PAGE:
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How to Create a Family-Friendly Kitchen

The kitchen used to be just a place for preparing meals. Nowadays though, it’s the heart and hub of the home; a place for gathering, eating, making memories, working and doing homework. If this sounds like your kitchen (or what you want it to become), these features will go a long way into creating a family-friendly space that takes into consideration the needs of everyone, from junior to grandma.

Go with an Open Plan

Design: Form & Space

An open kitchen that leads out into other communal areas, like the dining area or the living room, keeps your cooking space from being isolated on its own. So even while you’re in the kitchen cooking, you’re still connected with the rest of your family in the other parts of the home.

Design: 19EightyThree

An open kitchen also lets people move in and out of it easily, allowing them to mingle with one another. And because of the flexibility of an open plan, your kitchen naturally becomes more multipurpose, turning it from just being used as a food prep zone into anything from a home office to a crafts room for your little ones.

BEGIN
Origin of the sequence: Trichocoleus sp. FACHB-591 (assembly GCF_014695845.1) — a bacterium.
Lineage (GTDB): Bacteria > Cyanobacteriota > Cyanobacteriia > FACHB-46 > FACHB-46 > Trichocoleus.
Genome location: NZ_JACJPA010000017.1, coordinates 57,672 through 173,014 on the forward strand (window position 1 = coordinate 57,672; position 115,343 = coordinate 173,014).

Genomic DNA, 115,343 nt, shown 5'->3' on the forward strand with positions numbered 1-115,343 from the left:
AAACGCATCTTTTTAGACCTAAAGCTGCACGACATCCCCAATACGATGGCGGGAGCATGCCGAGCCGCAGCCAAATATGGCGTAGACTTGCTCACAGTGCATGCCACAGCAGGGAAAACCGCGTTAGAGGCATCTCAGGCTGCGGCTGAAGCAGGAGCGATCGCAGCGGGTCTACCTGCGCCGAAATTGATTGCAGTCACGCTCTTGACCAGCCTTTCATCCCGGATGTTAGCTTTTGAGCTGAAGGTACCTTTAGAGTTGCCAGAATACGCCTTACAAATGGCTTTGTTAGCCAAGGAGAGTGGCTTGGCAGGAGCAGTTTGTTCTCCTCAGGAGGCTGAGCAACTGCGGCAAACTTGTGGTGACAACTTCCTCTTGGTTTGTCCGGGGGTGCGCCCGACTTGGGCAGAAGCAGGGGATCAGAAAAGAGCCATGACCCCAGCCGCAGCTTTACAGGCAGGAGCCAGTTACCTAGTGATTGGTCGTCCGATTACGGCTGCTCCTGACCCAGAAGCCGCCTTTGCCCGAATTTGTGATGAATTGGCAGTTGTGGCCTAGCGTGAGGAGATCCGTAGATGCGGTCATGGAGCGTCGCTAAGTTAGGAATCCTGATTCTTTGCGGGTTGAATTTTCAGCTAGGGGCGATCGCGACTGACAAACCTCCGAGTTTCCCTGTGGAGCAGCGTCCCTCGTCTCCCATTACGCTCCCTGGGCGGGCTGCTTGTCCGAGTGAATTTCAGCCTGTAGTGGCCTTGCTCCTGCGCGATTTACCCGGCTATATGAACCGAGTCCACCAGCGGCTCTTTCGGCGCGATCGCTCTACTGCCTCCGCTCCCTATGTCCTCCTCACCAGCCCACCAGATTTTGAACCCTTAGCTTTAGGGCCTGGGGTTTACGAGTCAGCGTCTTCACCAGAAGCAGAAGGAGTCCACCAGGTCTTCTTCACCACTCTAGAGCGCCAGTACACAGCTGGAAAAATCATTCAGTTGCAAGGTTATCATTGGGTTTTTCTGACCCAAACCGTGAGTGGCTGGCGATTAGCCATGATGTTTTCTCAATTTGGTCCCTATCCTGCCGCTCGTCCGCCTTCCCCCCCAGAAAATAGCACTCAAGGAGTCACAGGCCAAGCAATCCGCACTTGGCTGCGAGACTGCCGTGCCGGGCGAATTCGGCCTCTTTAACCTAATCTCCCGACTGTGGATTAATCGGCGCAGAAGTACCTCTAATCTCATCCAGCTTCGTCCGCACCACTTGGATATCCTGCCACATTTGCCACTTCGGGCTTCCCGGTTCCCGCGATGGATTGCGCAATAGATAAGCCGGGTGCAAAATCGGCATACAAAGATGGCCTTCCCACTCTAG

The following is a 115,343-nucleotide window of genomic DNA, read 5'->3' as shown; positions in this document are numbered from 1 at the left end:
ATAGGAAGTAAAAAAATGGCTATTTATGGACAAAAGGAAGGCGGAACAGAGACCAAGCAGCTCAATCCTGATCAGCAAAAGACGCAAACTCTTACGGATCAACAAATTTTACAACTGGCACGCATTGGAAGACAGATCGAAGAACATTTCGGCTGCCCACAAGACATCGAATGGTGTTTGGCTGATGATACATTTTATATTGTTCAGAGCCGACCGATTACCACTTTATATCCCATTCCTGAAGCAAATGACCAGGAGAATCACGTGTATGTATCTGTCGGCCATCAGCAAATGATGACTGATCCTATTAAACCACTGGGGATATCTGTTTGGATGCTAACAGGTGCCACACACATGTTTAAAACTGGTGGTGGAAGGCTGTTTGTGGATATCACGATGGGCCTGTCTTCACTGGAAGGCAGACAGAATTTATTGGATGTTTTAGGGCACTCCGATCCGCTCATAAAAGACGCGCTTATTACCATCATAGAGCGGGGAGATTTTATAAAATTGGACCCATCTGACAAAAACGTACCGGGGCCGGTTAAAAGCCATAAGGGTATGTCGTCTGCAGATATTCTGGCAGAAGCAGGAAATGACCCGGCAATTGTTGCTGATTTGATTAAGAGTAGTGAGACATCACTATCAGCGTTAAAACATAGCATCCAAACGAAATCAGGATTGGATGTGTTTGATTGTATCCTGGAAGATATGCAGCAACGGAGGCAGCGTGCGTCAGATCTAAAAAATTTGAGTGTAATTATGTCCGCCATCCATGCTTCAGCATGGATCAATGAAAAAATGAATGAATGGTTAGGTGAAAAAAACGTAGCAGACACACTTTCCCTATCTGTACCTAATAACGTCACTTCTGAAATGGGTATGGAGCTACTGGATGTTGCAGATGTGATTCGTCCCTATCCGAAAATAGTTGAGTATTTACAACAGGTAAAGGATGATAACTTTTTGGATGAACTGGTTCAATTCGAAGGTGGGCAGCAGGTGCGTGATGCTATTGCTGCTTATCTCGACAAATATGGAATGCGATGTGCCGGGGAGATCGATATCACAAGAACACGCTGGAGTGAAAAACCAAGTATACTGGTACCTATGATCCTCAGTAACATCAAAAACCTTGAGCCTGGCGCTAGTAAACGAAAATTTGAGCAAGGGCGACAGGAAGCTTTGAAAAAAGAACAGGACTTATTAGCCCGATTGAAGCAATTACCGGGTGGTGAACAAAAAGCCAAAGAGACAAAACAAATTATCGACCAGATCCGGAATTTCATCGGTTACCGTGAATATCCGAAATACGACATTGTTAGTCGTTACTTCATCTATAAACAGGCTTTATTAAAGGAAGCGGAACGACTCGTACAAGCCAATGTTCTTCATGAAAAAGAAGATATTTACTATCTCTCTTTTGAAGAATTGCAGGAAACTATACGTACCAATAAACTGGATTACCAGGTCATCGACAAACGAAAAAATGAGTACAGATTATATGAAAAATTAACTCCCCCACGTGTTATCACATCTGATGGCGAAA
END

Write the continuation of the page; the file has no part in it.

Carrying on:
Use Forgiving Materials

When it comes to choosing materials for your family-friendly kitchen, ask yourself if your material is forgiving enough. Consider lasting, easy-to-maintain materials that are safe, aren’t overly precious and are hardy enough to take spills, scratches and sticky fingerprints.

Design: Versaform

For flooring, you will want to go for a material that is slip resistant as much as they are easy to clean. Opt for textured over gloss as the latter tends to be more slippery. Textured tiles, concrete screed and vinyl are good choices. When it comes to cabinets, avoid the ones with high sheen as they will show up fingerprints more easily. And with countertops, a durable, non-porous material that can take the hit and stand up to spills should be your go-to. Quartz or granite are good choices.

Design: The Orange Cube

Think about Safety

Safety is a huge priority in a family-friendly kitchen and the first step is to ensure each zone in your kitchen is well-lit. Go for proper task lighting that doesn’t create shadows in your prep areas. Don’t get pendants that are so low that they cause a head bump every time you look up.